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Kozeluch vs. Haydn, Mozart and Beethoven
     The Viennese musical factions

The rivalry between Kozeluch («a great composer for the piano-forte, as well as a fine performer on that instrument», Michael Kelly) and Mozart is well documented.
      Nonetheless their relationship was probably rather a relationship between friends/enemies. 
      In the original sources they sometimes appear as friends (in 1781 Kozeluch refused the position of Mozart in Salzburg, a salary of 1000 florins, and defended Mozart against the Archbishop of Salzburg, see Mozart's letter of 4 July 1781; probably he was also the author of a 31 December 1791 Latin epitaph for the death of Mozart) or as ruthless adversaries (Kozeluch, always ready to rapidly lose his temper and to start slandering and insulting Mozart and Haydn and their works with a senseless violence, see Niemetschek, Rochlitz, Griesinger, Nissen, Jahn and also Bohemia and AmZ; in 1812, letter to Thomson 29 February, he gained also his nickname miserabilis from Beethoven, see also Thayer). 
      Thanks to a further analysis of the Viennese factions involved here, we find again the evidence of a ferocious opposition between the two groups Gassmann/Gluck/Salieri and Haydn/Mozart/Dittersdorf (see The Bugler May 2016 & The Bugler September 2016).
       Kozeluch, in fact, was the pupil of F.X.Duschek (pupil of Wagenseil, a friend and supporter of Mozart, and a friend of Mozart: in April 1786 Duschek told Leopold Mozart to tell his son Wolfgang that at Court there were cabals against his Le Nozze di Figaro) and of his cousin J.A.Kozeluch (instead, a pupil of Gluck and Gassmann) and then became the pupil of Albrechtsberger (who will become the teacher of Beethoven) and finally the teacher and mentor of pianist and composer Maria Theresia Paradis, Empress's goddaughter and a pupil also of Salieri (the beloved pupil of Gassmann and Gluck) and of Vogler (somehow admired by Leopold Mozart, but hated by Wolfgang Mozart).
        On the other hand, we have the MichaelKellyian group (Haydn, Mozart, Dittersdorf, Vanhal and Paisiello) and Hasse and Marianne von Martinez (the pianist and composer rival of Maria Theresia Paradis) and then Beethoven. 

     The accusations of theft between Kozeluch and Haydn?

The relationship between Kozeluch and J.Haydn was also rather difficult and harsh. Unfortunately, from the surviving sources, it's difficult to exactly understand the reasons of such enmity or rivalry.
      It seems that J.Haydn was not on friendly terms with Kozeluch and that there were possible accusations about Kozeluch as a plagiarist, stealing from Haydn's works, especially the orchestral ones. And Kozeluch was said to have repeatedly critically destroyed the works by Haydn and this also in public during concerts.
        However, it is also true that a few original sources depict, instead, Kozeluch and Haydn on speaking terms (as they do also for Dittersdorf and Kozeluch) and working on the same publishing project started by Pleyel, in order to complete the volumes of Symhonies and Accompaniments (see Pohl, chapter Scottische Lieder) and that, according to the Salomon London Concerts programmes of 1791 reconstructed by H.J.Irmen, works by Kozeluch were performed by Salomon and Haydn himself during the same concerts.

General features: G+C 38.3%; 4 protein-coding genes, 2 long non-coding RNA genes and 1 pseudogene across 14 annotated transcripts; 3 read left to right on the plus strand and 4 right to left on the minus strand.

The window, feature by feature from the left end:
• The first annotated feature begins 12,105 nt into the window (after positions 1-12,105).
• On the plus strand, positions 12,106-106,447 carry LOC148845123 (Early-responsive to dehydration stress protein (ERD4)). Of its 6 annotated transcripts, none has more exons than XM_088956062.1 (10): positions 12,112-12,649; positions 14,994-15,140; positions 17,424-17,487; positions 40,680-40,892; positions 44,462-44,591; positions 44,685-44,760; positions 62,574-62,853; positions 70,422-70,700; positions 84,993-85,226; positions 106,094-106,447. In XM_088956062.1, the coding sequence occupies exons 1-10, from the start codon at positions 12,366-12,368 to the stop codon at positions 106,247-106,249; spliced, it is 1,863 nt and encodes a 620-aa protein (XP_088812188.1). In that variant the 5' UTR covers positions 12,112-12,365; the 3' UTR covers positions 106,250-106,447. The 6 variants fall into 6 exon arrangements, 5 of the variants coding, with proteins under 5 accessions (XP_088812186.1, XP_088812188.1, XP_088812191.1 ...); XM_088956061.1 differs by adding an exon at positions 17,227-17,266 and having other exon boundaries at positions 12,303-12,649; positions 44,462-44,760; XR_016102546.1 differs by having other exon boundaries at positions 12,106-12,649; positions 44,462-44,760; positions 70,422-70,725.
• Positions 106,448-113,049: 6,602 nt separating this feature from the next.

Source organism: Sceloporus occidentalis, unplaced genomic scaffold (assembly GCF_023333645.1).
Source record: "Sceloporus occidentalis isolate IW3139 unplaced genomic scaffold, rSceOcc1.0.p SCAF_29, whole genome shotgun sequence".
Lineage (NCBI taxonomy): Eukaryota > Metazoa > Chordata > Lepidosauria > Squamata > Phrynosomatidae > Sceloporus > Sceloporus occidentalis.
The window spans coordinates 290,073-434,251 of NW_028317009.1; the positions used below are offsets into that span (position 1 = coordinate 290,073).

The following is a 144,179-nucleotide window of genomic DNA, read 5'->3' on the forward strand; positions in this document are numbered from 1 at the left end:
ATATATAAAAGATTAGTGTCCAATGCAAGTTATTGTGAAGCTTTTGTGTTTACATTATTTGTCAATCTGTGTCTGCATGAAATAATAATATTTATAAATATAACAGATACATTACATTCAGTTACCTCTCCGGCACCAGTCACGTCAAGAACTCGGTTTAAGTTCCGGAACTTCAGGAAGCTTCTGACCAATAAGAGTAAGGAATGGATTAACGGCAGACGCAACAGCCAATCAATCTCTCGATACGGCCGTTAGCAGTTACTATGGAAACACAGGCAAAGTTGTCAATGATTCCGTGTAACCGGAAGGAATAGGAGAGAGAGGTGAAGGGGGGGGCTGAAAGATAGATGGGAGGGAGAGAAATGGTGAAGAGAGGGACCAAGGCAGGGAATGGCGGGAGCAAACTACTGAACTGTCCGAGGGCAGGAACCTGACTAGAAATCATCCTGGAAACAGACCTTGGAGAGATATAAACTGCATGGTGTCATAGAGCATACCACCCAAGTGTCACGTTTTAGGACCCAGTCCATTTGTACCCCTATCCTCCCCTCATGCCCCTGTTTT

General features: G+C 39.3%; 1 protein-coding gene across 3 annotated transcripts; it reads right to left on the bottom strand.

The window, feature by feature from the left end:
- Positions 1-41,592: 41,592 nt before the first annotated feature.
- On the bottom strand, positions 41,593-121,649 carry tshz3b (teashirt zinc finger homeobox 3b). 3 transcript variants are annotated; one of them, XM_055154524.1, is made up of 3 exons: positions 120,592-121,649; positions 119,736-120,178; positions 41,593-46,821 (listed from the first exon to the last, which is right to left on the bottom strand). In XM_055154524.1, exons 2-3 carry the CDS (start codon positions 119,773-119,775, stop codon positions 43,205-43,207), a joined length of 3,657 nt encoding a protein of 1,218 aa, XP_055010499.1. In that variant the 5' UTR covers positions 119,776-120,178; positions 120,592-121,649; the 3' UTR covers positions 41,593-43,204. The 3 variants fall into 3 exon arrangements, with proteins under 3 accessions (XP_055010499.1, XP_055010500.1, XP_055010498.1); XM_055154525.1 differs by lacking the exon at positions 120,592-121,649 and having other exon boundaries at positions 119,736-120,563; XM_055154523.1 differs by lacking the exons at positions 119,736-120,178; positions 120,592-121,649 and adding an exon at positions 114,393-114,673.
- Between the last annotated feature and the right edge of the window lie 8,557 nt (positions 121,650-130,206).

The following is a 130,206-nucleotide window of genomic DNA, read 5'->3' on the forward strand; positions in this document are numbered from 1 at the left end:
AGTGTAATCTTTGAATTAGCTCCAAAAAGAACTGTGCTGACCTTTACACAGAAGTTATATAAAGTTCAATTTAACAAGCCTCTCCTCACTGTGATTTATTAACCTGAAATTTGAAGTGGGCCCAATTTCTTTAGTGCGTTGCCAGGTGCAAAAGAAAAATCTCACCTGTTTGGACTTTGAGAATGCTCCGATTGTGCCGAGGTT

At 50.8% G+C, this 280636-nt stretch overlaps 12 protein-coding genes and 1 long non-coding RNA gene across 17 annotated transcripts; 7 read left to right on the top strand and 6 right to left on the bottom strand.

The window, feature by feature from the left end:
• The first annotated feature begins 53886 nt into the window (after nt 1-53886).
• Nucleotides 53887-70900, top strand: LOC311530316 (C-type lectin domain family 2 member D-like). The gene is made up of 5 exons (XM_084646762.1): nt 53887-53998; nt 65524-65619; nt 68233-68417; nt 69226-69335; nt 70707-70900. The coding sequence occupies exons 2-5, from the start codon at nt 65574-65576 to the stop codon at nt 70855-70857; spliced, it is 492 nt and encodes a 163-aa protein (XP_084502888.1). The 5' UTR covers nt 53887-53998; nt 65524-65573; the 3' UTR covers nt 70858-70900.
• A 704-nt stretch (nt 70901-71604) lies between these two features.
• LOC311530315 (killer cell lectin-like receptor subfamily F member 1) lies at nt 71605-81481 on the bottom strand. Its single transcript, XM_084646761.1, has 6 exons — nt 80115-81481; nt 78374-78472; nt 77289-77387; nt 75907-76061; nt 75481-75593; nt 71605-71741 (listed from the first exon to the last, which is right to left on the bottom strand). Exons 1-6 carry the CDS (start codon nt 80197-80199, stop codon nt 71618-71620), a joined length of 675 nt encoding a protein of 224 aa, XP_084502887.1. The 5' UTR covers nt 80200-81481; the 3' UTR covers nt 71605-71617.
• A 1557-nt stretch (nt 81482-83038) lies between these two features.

If we consider the stories on Haydn and Gassmann, as treated by Carpani in his own book Le Haydine (stories on Gassmann destroying the Viennese career of young Haydn by fake accusations of plagiarism and theft against Haydn, see The Bugler September 2016), probably we may find here a possible explanation for a probable enmity between Kozeluch and J.Haydn: the old counterposing between the Gluckian group (Gassmann, Salieri, J.A.Kozeluch and L.Kozeluch, that's to say the favourite men of the Austrian Imperial Court) and the Haydnian group (Mozart, Dittersdorf, Vanhal, Beethoven, etc., under a certain point of view, the freelancers).

       A pre-romantic & pre-Beethovenian pianism

Leaving the considerations apart on the Viennese musical factions, which still require a correct evaluation, let us consider, instead, the real qualities of Kozeluch's pianism (Sonata Op. 38 No. 3).
      Without doubts, we are before a spontaneous, interesting and beautiful style with a wise use of a harmonic dramatic treatment, full of pre-romantic and pre-Beethovenian nuances.
      Even more, a few passages conjure up later works by Beethoven and this is rather meaningful, if we consider that there has been some difficulty in the attribution of some early works by Beethoven, then re-assigned to Kozeluch as composer (i.e. Gavotta, Allegro, Marcia Lugubre for piano 4-Hands published in 1926 as pieces by Beethoven, but, in reality, works by Kozeluch)!
      Evidently their common teacher in composition, Albrechtsberger (already famous in 1790 for his manuals on harmony and composition), also somehow left an enduring mark on the style of Kozeluch and Beethoven and Beethoven knew Kozeluch's piano music better than he wanted to admit and so, at least, Kozeluch's music was not entirely miserabilis!
      In 1869 Hanslick wrote: «Except for Mozart, no one exerted greater influence on the development of piano playing in Vienna more than Kozeluch». And in this Kozeluch was helped by his own Music Publishing House, established in 1785, and through which his works received also a wide dissemination. 
Leopold Antonin Kozeluh, Piano Sonata Op. 38 No. 3 (1793):

Piano Sonata Op. 38 No. 3 (


Christine Faron, Fortepiano
S. & L.M. Jennarelli